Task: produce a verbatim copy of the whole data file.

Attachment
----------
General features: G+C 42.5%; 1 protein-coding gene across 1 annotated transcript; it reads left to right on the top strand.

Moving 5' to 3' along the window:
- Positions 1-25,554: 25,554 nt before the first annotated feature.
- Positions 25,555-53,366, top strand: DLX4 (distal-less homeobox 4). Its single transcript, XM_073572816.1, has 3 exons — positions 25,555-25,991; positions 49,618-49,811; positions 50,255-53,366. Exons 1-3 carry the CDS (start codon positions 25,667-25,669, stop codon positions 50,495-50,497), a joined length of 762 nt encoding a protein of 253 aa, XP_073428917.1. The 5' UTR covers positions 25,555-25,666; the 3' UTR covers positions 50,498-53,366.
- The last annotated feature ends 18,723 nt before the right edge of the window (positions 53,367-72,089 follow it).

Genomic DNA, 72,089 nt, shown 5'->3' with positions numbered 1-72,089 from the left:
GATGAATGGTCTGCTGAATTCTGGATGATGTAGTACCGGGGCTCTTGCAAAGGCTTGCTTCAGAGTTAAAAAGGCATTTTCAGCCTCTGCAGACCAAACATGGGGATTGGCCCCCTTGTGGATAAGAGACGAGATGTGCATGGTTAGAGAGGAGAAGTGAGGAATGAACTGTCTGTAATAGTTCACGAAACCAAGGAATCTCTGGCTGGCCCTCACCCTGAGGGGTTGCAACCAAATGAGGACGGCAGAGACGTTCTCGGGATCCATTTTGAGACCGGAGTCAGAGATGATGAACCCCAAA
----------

General features: G+C 42.5%; 1 protein-coding gene across 1 annotated transcript; it reads left to right on the top strand.

Moving 5' to 3' along the window:
- Positions 1-25,554: 25,554 nt before the first annotated feature.
- Positions 25,555-53,366, top strand: DLX4 (distal-less homeobox 4). Its single transcript, XM_073572816.1, has 3 exons — positions 25,555-25,991; positions 49,618-49,811; positions 50,255-53,366. Exons 1-3 carry the CDS (start codon positions 25,667-25,669, stop codon positions 50,495-50,497), a joined length of 762 nt encoding a protein of 253 aa, XP_073428917.1. The 5' UTR covers positions 25,555-25,666; the 3' UTR covers positions 50,498-53,366.
- The last annotated feature ends 18,723 nt before the right edge of the window (positions 53,367-72,089 follow it).

Genomic DNA, 72,089 nt, shown 5'->3' with positions numbered 1-72,089 from the left:
GATGAATGGTCTGCTGAATTCTGGATGATGTAGTACCGGGGCTCTTGCAAAGGCTTGCTTCAGAGTTAAAAAGGCATTTTCAGCCTCTGCAGACCAAACATGGGGATTGGCCCCCTTGTGGATAAGAGACGAGATGTGCATGGTTAGAGAGGAGAAGTGAGGAATGAACTGTCTGTAATAGTTCACGAAACCAAGGAATCTCTGGCTGGCCCTCACCCTGAGGGGTTGCAACCAAATGAGGACGGCAGAGACGTTCTCGGGATCCATTTTGAGACCGGAGTCAGAGATGATGAACCCCAAA